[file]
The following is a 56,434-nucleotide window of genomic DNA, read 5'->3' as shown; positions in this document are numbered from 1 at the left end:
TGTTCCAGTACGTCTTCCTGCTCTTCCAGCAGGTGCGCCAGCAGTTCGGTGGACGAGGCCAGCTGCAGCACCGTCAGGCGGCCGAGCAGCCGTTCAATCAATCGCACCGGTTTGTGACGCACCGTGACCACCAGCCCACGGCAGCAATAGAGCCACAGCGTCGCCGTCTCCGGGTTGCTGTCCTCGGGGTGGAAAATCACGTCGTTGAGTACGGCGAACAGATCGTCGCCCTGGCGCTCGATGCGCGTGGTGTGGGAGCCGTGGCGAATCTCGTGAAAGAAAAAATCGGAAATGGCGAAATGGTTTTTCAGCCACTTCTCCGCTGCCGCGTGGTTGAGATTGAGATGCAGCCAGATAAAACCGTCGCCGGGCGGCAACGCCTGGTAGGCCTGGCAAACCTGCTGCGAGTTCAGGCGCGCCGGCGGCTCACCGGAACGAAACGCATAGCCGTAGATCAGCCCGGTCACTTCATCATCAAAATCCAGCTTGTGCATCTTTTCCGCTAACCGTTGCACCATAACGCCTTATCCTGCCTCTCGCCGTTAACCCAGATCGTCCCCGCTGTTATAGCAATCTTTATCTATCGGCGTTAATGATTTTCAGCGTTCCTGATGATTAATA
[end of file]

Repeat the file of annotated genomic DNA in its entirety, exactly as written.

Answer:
The following is a 56,434-nucleotide window of genomic DNA, read 5'->3' as shown; positions in this document are numbered from 1 at the left end:
TGTTCCAGTACGTCTTCCTGCTCTTCCAGCAGGTGCGCCAGCAGTTCGGTGGACGAGGCCAGCTGCAGCACCGTCAGGCGGCCGAGCAGCCGTTCAATCAATCGCACCGGTTTGTGACGCACCGTGACCACCAGCCCACGGCAGCAATAGAGCCACAGCGTCGCCGTCTCCGGGTTGCTGTCCTCGGGGTGGAAAATCACGTCGTTGAGTACGGCGAACAGATCGTCGCCCTGGCGCTCGATGCGCGTGGTGTGGGAGCCGTGGCGAATCTCGTGAAAGAAAAAATCGGAAATGGCGAAATGGTTTTTCAGCCACTTCTCCGCTGCCGCGTGGTTGAGATTGAGATGCAGCCAGATAAAACCGTCGCCGGGCGGCAACGCCTGGTAGGCCTGGCAAACCTGCTGCGAGTTCAGGCGCGCCGGCGGCTCACCGGAACGAAACGCATAGCCGTAGATCAGCCCGGTCACTTCATCATCAAAATCCAGCTTGTGCATCTTTTCCGCTAACCGTTGCACCATAACGCCTTATCCTGCCTCTCGCCGTTAACCCAGATCGTCCCCGCTGTTATAGCAATCTTTATCTATCGGCGTTAATGATTTTCAGCGTTCCTGATGATTAATA